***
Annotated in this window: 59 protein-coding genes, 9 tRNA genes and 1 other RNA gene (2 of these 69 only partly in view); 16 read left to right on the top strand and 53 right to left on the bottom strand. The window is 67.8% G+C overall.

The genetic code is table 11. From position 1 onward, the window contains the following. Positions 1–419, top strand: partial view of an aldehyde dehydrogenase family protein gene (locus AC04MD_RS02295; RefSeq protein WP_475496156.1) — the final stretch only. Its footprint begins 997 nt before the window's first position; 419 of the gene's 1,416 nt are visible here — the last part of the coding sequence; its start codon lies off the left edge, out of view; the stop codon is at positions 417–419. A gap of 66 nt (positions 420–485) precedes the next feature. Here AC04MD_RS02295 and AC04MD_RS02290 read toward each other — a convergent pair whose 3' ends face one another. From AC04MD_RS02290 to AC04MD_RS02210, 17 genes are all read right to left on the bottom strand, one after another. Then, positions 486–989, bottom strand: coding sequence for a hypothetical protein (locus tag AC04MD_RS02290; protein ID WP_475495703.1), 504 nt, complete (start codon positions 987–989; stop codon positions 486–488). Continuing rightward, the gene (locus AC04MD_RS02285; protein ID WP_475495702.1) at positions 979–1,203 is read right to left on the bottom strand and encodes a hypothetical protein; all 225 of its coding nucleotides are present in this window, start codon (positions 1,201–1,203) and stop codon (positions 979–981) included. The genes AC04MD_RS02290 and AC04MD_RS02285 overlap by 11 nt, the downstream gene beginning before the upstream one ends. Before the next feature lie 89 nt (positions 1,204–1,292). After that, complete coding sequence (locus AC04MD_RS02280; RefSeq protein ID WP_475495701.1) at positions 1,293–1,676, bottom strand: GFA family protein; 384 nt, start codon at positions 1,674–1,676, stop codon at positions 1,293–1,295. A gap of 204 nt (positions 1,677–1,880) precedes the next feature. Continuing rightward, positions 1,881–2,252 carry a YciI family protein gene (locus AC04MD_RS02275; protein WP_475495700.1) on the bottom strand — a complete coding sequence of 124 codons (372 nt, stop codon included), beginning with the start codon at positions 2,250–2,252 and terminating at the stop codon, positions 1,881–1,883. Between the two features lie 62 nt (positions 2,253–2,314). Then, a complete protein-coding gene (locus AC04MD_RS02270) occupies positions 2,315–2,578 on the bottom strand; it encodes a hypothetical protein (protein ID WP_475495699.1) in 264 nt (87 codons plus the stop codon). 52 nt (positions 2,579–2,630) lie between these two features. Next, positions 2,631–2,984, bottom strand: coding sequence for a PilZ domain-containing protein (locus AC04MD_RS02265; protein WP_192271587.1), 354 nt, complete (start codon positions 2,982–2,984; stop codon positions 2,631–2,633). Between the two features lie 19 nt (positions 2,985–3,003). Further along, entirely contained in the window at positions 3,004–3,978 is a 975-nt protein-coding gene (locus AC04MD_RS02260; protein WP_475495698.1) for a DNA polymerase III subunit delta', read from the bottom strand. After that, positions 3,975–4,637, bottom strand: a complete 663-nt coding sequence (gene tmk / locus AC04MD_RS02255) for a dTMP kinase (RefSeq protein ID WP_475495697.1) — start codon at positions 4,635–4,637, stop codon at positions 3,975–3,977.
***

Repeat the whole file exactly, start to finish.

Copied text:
Annotated in this window: 59 protein-coding genes, 9 tRNA genes and 1 other RNA gene (2 of these 69 only partly in view); 16 read left to right on the top strand and 53 right to left on the bottom strand. The window is 67.8% G+C overall.

The genetic code is table 11. From position 1 onward, the window contains the following. Positions 1–419, top strand: partial view of an aldehyde dehydrogenase family protein gene (locus AC04MD_RS02295; RefSeq protein WP_475496156.1) — the final stretch only. Its footprint begins 997 nt before the window's first position; 419 of the gene's 1,416 nt are visible here — the last part of the coding sequence; its start codon lies off the left edge, out of view; the stop codon is at positions 417–419. A gap of 66 nt (positions 420–485) precedes the next feature. Here AC04MD_RS02295 and AC04MD_RS02290 read toward each other — a convergent pair whose 3' ends face one another. From AC04MD_RS02290 to AC04MD_RS02210, 17 genes are all read right to left on the bottom strand, one after another. Then, positions 486–989, bottom strand: coding sequence for a hypothetical protein (locus tag AC04MD_RS02290; protein ID WP_475495703.1), 504 nt, complete (start codon positions 987–989; stop codon positions 486–488). Continuing rightward, the gene (locus AC04MD_RS02285; protein ID WP_475495702.1) at positions 979–1,203 is read right to left on the bottom strand and encodes a hypothetical protein; all 225 of its coding nucleotides are present in this window, start codon (positions 1,201–1,203) and stop codon (positions 979–981) included. The genes AC04MD_RS02290 and AC04MD_RS02285 overlap by 11 nt, the downstream gene beginning before the upstream one ends. Before the next feature lie 89 nt (positions 1,204–1,292). After that, complete coding sequence (locus AC04MD_RS02280; RefSeq protein ID WP_475495701.1) at positions 1,293–1,676, bottom strand: GFA family protein; 384 nt, start codon at positions 1,674–1,676, stop codon at positions 1,293–1,295. A gap of 204 nt (positions 1,677–1,880) precedes the next feature. Continuing rightward, positions 1,881–2,252 carry a YciI family protein gene (locus AC04MD_RS02275; protein WP_475495700.1) on the bottom strand — a complete coding sequence of 124 codons (372 nt, stop codon included), beginning with the start codon at positions 2,250–2,252 and terminating at the stop codon, positions 1,881–1,883. Between the two features lie 62 nt (positions 2,253–2,314). Then, a complete protein-coding gene (locus AC04MD_RS02270) occupies positions 2,315–2,578 on the bottom strand; it encodes a hypothetical protein (protein ID WP_475495699.1) in 264 nt (87 codons plus the stop codon). 52 nt (positions 2,579–2,630) lie between these two features. Next, positions 2,631–2,984, bottom strand: coding sequence for a PilZ domain-containing protein (locus AC04MD_RS02265; protein WP_192271587.1), 354 nt, complete (start codon positions 2,982–2,984; stop codon positions 2,631–2,633). Between the two features lie 19 nt (positions 2,985–3,003). Further along, entirely contained in the window at positions 3,004–3,978 is a 975-nt protein-coding gene (locus AC04MD_RS02260; protein WP_475495698.1) for a DNA polymerase III subunit delta', read from the bottom strand. After that, positions 3,975–4,637, bottom strand: a complete 663-nt coding sequence (gene tmk / locus AC04MD_RS02255) for a dTMP kinase (RefSeq protein ID WP_475495697.1) — start codon at positions 4,635–4,637, stop codon at positions 3,975–3,977.